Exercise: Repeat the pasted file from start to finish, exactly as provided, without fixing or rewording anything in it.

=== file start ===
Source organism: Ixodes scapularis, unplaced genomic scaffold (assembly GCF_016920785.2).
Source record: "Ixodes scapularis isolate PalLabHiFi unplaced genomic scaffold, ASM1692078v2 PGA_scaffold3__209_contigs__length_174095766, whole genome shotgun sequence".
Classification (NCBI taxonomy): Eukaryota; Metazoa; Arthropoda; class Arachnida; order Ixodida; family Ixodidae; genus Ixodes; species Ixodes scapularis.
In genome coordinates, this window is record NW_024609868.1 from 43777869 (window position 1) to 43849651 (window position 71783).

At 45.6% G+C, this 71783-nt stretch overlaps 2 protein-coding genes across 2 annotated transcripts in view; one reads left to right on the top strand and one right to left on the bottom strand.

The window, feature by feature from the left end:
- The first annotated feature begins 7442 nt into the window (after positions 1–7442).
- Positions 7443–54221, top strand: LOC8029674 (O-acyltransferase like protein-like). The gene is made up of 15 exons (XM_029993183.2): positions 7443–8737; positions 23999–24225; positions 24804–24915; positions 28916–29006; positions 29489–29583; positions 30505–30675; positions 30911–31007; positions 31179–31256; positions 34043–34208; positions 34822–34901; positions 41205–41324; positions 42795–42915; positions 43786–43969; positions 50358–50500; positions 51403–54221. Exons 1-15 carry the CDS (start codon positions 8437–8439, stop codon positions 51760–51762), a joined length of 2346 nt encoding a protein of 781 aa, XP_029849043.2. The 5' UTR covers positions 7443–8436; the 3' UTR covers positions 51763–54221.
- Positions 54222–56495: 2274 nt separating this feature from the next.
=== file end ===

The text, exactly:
Source organism: Ixodes scapularis, unplaced genomic scaffold (assembly GCF_016920785.2).
Source record: "Ixodes scapularis isolate PalLabHiFi unplaced genomic scaffold, ASM1692078v2 PGA_scaffold3__209_contigs__length_174095766, whole genome shotgun sequence".
Classification (NCBI taxonomy): Eukaryota; Metazoa; Arthropoda; class Arachnida; order Ixodida; family Ixodidae; genus Ixodes; species Ixodes scapularis.
In genome coordinates, this window is record NW_024609868.1 from 43777869 (window position 1) to 43849651 (window position 71783).

At 45.6% G+C, this 71783-nt stretch overlaps 2 protein-coding genes across 2 annotated transcripts in view; one reads left to right on the top strand and one right to left on the bottom strand.

The window, feature by feature from the left end:
- The first annotated feature begins 7442 nt into the window (after positions 1–7442).
- Positions 7443–54221, top strand: LOC8029674 (O-acyltransferase like protein-like). The gene is made up of 15 exons (XM_029993183.2): positions 7443–8737; positions 23999–24225; positions 24804–24915; positions 28916–29006; positions 29489–29583; positions 30505–30675; positions 30911–31007; positions 31179–31256; positions 34043–34208; positions 34822–34901; positions 41205–41324; positions 42795–42915; positions 43786–43969; positions 50358–50500; positions 51403–54221. Exons 1-15 carry the CDS (start codon positions 8437–8439, stop codon positions 51760–51762), a joined length of 2346 nt encoding a protein of 781 aa, XP_029849043.2. The 5' UTR covers positions 7443–8436; the 3' UTR covers positions 51763–54221.
- Positions 54222–56495: 2274 nt separating this feature from the next.